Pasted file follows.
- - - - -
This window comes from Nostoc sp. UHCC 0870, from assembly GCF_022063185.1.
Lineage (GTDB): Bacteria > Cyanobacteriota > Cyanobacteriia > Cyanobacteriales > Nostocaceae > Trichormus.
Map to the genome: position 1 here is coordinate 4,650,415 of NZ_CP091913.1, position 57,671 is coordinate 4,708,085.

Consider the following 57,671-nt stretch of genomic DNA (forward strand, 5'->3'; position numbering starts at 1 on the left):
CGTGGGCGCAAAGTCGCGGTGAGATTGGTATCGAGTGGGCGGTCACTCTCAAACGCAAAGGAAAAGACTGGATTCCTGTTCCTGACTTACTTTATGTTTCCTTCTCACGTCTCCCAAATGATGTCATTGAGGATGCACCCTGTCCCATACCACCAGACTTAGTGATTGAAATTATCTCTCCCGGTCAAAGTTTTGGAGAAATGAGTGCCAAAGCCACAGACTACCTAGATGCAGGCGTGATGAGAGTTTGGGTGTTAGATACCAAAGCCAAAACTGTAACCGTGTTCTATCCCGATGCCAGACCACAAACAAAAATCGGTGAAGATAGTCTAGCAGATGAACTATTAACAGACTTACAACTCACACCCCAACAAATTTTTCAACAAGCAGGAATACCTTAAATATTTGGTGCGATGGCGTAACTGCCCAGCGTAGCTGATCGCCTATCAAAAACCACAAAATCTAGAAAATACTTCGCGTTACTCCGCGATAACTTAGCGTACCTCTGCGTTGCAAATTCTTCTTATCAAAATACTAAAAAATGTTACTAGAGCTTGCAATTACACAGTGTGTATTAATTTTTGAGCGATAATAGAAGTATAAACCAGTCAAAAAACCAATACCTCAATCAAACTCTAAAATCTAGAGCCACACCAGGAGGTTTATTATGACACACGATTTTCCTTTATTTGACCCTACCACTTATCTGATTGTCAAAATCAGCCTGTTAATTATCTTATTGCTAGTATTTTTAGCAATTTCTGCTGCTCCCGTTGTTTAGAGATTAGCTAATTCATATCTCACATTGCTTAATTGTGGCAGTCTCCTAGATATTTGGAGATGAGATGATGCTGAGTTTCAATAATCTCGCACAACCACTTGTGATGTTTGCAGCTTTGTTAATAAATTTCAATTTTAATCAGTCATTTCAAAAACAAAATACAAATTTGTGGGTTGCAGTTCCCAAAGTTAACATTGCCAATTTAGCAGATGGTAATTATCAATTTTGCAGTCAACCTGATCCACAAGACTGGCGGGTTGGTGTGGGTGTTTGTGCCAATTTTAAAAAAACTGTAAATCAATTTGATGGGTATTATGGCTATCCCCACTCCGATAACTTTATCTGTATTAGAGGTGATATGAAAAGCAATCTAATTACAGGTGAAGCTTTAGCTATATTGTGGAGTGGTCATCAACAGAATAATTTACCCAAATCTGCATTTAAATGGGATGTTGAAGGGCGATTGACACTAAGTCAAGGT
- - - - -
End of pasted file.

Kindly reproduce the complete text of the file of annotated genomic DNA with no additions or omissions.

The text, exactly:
This window comes from Nostoc sp. UHCC 0870, from assembly GCF_022063185.1.
Lineage (GTDB): Bacteria > Cyanobacteriota > Cyanobacteriia > Cyanobacteriales > Nostocaceae > Trichormus.
Map to the genome: position 1 here is coordinate 4,650,415 of NZ_CP091913.1, position 57,671 is coordinate 4,708,085.

Consider the following 57,671-nt stretch of genomic DNA (forward strand, 5'->3'; position numbering starts at 1 on the left):
CGTGGGCGCAAAGTCGCGGTGAGATTGGTATCGAGTGGGCGGTCACTCTCAAACGCAAAGGAAAAGACTGGATTCCTGTTCCTGACTTACTTTATGTTTCCTTCTCACGTCTCCCAAATGATGTCATTGAGGATGCACCCTGTCCCATACCACCAGACTTAGTGATTGAAATTATCTCTCCCGGTCAAAGTTTTGGAGAAATGAGTGCCAAAGCCACAGACTACCTAGATGCAGGCGTGATGAGAGTTTGGGTGTTAGATACCAAAGCCAAAACTGTAACCGTGTTCTATCCCGATGCCAGACCACAAACAAAAATCGGTGAAGATAGTCTAGCAGATGAACTATTAACAGACTTACAACTCACACCCCAACAAATTTTTCAACAAGCAGGAATACCTTAAATATTTGGTGCGATGGCGTAACTGCCCAGCGTAGCTGATCGCCTATCAAAAACCACAAAATCTAGAAAATACTTCGCGTTACTCCGCGATAACTTAGCGTACCTCTGCGTTGCAAATTCTTCTTATCAAAATACTAAAAAATGTTACTAGAGCTTGCAATTACACAGTGTGTATTAATTTTTGAGCGATAATAGAAGTATAAACCAGTCAAAAAACCAATACCTCAATCAAACTCTAAAATCTAGAGCCACACCAGGAGGTTTATTATGACACACGATTTTCCTTTATTTGACCCTACCACTTATCTGATTGTCAAAATCAGCCTGTTAATTATCTTATTGCTAGTATTTTTAGCAATTTCTGCTGCTCCCGTTGTTTAGAGATTAGCTAATTCATATCTCACATTGCTTAATTGTGGCAGTCTCCTAGATATTTGGAGATGAGATGATGCTGAGTTTCAATAATCTCGCACAACCACTTGTGATGTTTGCAGCTTTGTTAATAAATTTCAATTTTAATCAGTCATTTCAAAAACAAAATACAAATTTGTGGGTTGCAGTTCCCAAAGTTAACATTGCCAATTTAGCAGATGGTAATTATCAATTTTGCAGTCAACCTGATCCACAAGACTGGCGGGTTGGTGTGGGTGTTTGTGCCAATTTTAAAAAAACTGTAAATCAATTTGATGGGTATTATGGCTATCCCCACTCCGATAACTTTATCTGTATTAGAGGTGATATGAAAAGCAATCTAATTACAGGTGAAGCTTTAGCTATATTGTGGAGTGGTCATCAACAGAATAATTTACCCAAATCTGCATTTAAATGGGATGTTGAAGGGCGATTGACACTAAGTCAAGGT